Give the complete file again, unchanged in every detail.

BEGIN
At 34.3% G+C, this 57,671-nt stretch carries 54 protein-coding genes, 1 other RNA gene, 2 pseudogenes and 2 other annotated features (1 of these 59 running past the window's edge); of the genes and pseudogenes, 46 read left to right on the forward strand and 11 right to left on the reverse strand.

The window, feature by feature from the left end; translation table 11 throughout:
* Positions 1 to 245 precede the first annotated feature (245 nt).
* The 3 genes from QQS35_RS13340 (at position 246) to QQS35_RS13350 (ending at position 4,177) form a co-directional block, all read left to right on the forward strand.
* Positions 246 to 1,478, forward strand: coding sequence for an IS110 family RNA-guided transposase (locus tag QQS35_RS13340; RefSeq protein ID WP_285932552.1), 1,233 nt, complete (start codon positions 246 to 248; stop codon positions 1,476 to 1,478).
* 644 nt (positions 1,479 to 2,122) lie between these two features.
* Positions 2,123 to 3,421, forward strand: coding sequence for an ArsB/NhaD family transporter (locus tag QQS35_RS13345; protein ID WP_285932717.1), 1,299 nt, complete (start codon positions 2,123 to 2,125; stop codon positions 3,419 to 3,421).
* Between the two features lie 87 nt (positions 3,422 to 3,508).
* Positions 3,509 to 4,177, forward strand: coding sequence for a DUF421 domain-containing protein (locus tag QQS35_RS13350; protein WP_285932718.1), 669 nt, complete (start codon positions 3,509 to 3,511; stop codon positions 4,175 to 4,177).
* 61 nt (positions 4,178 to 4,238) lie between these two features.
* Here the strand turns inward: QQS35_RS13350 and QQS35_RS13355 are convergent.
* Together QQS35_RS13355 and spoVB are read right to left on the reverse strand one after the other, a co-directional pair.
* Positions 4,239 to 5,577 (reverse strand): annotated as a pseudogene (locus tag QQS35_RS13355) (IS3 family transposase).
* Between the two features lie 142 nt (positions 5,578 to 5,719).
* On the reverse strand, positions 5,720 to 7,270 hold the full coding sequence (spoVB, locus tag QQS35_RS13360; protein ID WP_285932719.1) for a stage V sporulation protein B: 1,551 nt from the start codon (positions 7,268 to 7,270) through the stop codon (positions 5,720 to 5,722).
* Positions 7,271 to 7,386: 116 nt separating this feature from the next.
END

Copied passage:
At 34.3% G+C, this 57,671-nt stretch carries 54 protein-coding genes, 1 other RNA gene, 2 pseudogenes and 2 other annotated features (1 of these 59 running past the window's edge); of the genes and pseudogenes, 46 read left to right on the forward strand and 11 right to left on the reverse strand.

The window, feature by feature from the left end; translation table 11 throughout:
* Positions 1 to 245 precede the first annotated feature (245 nt).
* The 3 genes from QQS35_RS13340 (at position 246) to QQS35_RS13350 (ending at position 4,177) form a co-directional block, all read left to right on the forward strand.
* Positions 246 to 1,478, forward strand: coding sequence for an IS110 family RNA-guided transposase (locus tag QQS35_RS13340; RefSeq protein ID WP_285932552.1), 1,233 nt, complete (start codon positions 246 to 248; stop codon positions 1,476 to 1,478).
* 644 nt (positions 1,479 to 2,122) lie between these two features.
* Positions 2,123 to 3,421, forward strand: coding sequence for an ArsB/NhaD family transporter (locus tag QQS35_RS13345; protein ID WP_285932717.1), 1,299 nt, complete (start codon positions 2,123 to 2,125; stop codon positions 3,419 to 3,421).
* Between the two features lie 87 nt (positions 3,422 to 3,508).
* Positions 3,509 to 4,177, forward strand: coding sequence for a DUF421 domain-containing protein (locus tag QQS35_RS13350; protein WP_285932718.1), 669 nt, complete (start codon positions 3,509 to 3,511; stop codon positions 4,175 to 4,177).
* 61 nt (positions 4,178 to 4,238) lie between these two features.
* Here the strand turns inward: QQS35_RS13350 and QQS35_RS13355 are convergent.
* Together QQS35_RS13355 and spoVB are read right to left on the reverse strand one after the other, a co-directional pair.
* Positions 4,239 to 5,577 (reverse strand): annotated as a pseudogene (locus tag QQS35_RS13355) (IS3 family transposase).
* Between the two features lie 142 nt (positions 5,578 to 5,719).
* On the reverse strand, positions 5,720 to 7,270 hold the full coding sequence (spoVB, locus tag QQS35_RS13360; protein ID WP_285932719.1) for a stage V sporulation protein B: 1,551 nt from the start codon (positions 7,268 to 7,270) through the stop codon (positions 5,720 to 5,722).
* Positions 7,271 to 7,386: 116 nt separating this feature from the next.